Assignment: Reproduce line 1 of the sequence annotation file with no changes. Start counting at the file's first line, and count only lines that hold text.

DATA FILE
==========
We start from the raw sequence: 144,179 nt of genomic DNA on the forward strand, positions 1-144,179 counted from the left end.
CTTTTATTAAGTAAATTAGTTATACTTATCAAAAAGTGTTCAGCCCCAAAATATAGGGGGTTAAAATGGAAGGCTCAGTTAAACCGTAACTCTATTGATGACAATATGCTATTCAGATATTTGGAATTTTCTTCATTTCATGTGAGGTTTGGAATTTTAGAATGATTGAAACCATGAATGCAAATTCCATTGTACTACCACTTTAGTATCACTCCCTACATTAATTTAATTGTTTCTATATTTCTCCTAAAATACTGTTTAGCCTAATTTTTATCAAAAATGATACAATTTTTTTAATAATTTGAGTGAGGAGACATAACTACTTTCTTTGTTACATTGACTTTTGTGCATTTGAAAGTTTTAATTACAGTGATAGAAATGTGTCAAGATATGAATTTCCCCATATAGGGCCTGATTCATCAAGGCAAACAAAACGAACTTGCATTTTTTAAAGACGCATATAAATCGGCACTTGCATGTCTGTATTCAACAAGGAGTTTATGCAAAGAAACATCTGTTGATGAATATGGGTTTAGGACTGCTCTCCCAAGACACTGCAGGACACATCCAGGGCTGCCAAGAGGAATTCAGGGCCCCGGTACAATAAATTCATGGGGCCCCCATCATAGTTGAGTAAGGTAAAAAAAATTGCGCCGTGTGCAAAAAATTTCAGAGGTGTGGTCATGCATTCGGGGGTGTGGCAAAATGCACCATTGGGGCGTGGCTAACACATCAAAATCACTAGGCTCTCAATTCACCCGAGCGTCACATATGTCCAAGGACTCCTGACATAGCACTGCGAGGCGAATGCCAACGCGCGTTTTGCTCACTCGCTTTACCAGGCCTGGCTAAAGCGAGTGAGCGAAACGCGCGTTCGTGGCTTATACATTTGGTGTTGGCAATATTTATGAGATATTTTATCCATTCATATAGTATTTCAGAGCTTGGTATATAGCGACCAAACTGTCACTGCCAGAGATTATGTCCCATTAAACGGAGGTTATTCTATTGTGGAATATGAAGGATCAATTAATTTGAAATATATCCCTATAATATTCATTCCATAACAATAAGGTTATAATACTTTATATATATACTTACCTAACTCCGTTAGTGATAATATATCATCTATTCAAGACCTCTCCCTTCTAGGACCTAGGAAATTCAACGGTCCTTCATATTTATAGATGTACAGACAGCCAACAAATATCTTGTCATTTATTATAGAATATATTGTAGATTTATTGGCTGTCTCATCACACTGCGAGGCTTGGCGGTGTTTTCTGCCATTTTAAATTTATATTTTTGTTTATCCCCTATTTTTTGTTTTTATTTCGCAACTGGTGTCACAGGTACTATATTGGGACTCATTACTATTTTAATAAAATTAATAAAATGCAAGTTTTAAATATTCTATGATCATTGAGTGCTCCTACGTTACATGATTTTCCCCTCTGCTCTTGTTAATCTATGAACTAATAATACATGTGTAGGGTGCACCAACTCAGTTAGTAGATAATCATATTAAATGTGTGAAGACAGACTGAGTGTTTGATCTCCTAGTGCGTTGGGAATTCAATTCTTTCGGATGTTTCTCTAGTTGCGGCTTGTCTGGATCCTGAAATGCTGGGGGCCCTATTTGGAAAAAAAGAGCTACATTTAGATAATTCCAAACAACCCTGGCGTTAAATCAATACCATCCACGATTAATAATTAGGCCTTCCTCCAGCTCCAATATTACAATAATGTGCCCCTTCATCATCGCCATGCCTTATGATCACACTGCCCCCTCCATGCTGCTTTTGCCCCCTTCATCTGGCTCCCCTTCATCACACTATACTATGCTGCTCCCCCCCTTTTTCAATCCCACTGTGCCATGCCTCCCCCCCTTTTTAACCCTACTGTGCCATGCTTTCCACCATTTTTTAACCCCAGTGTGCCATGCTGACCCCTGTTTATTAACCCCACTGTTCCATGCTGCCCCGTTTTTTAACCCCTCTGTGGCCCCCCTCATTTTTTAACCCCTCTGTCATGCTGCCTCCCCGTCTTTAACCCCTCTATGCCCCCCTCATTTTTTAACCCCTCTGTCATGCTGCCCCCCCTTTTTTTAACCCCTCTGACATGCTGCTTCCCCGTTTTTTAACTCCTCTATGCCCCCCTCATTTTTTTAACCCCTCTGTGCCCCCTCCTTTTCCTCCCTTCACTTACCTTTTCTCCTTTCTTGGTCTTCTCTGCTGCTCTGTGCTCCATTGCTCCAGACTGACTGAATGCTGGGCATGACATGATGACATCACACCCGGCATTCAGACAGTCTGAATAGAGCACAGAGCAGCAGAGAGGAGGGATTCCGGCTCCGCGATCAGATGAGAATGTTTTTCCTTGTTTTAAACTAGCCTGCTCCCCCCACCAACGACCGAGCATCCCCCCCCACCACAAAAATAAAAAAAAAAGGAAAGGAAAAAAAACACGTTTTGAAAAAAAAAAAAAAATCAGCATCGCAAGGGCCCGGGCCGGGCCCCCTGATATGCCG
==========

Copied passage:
We start from the raw sequence: 144,179 nt of genomic DNA on the forward strand, positions 1-144,179 counted from the left end.